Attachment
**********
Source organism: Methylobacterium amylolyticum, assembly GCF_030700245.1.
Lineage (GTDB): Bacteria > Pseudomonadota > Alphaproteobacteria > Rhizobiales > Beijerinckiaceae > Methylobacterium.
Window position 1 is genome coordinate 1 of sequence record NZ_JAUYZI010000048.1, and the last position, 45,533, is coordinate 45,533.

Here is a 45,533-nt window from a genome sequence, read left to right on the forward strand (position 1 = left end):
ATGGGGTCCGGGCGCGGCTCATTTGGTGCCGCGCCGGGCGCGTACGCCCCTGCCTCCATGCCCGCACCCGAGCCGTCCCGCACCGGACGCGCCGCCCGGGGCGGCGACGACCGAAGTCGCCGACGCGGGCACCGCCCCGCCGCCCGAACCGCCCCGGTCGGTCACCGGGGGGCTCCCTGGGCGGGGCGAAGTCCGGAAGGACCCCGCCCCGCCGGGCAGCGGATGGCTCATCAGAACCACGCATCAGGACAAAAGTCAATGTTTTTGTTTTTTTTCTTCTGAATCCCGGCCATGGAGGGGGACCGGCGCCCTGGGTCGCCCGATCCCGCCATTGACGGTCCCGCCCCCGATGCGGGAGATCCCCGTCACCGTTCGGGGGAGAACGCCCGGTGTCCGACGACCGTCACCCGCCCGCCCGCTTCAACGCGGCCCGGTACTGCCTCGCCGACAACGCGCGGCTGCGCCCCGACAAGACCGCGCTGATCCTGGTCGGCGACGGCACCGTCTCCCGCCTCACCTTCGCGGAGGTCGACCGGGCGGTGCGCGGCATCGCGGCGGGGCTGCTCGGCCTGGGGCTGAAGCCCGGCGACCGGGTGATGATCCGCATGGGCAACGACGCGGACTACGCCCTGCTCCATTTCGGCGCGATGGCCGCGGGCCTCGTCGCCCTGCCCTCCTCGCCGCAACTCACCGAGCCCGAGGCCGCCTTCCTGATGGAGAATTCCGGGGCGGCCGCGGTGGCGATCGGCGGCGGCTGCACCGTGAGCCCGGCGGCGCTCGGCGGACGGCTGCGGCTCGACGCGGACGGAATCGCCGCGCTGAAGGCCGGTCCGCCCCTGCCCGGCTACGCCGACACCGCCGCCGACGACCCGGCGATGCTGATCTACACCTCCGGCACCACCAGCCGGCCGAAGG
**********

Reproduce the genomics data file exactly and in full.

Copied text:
Source organism: Methylobacterium amylolyticum, assembly GCF_030700245.1.
Lineage (GTDB): Bacteria > Pseudomonadota > Alphaproteobacteria > Rhizobiales > Beijerinckiaceae > Methylobacterium.
Window position 1 is genome coordinate 1 of sequence record NZ_JAUYZI010000048.1, and the last position, 45,533, is coordinate 45,533.

Here is a 45,533-nt window from a genome sequence, read left to right on the forward strand (position 1 = left end):
ATGGGGTCCGGGCGCGGCTCATTTGGTGCCGCGCCGGGCGCGTACGCCCCTGCCTCCATGCCCGCACCCGAGCCGTCCCGCACCGGACGCGCCGCCCGGGGCGGCGACGACCGAAGTCGCCGACGCGGGCACCGCCCCGCCGCCCGAACCGCCCCGGTCGGTCACCGGGGGGCTCCCTGGGCGGGGCGAAGTCCGGAAGGACCCCGCCCCGCCGGGCAGCGGATGGCTCATCAGAACCACGCATCAGGACAAAAGTCAATGTTTTTGTTTTTTTTCTTCTGAATCCCGGCCATGGAGGGGGACCGGCGCCCTGGGTCGCCCGATCCCGCCATTGACGGTCCCGCCCCCGATGCGGGAGATCCCCGTCACCGTTCGGGGGAGAACGCCCGGTGTCCGACGACCGTCACCCGCCCGCCCGCTTCAACGCGGCCCGGTACTGCCTCGCCGACAACGCGCGGCTGCGCCCCGACAAGACCGCGCTGATCCTGGTCGGCGACGGCACCGTCTCCCGCCTCACCTTCGCGGAGGTCGACCGGGCGGTGCGCGGCATCGCGGCGGGGCTGCTCGGCCTGGGGCTGAAGCCCGGCGACCGGGTGATGATCCGCATGGGCAACGACGCGGACTACGCCCTGCTCCATTTCGGCGCGATGGCCGCGGGCCTCGTCGCCCTGCCCTCCTCGCCGCAACTCACCGAGCCCGAGGCCGCCTTCCTGATGGAGAATTCCGGGGCGGCCGCGGTGGCGATCGGCGGCGGCTGCACCGTGAGCCCGGCGGCGCTCGGCGGACGGCTGCGGCTCGACGCGGACGGAATCGCCGCGCTGAAGGCCGGTCCGCCCCTGCCCGGCTACGCCGACACCGCCGCCGACGACCCGGCGATGCTGATCTACACCTCCGGCACCACCAGCCGGCCGAAGG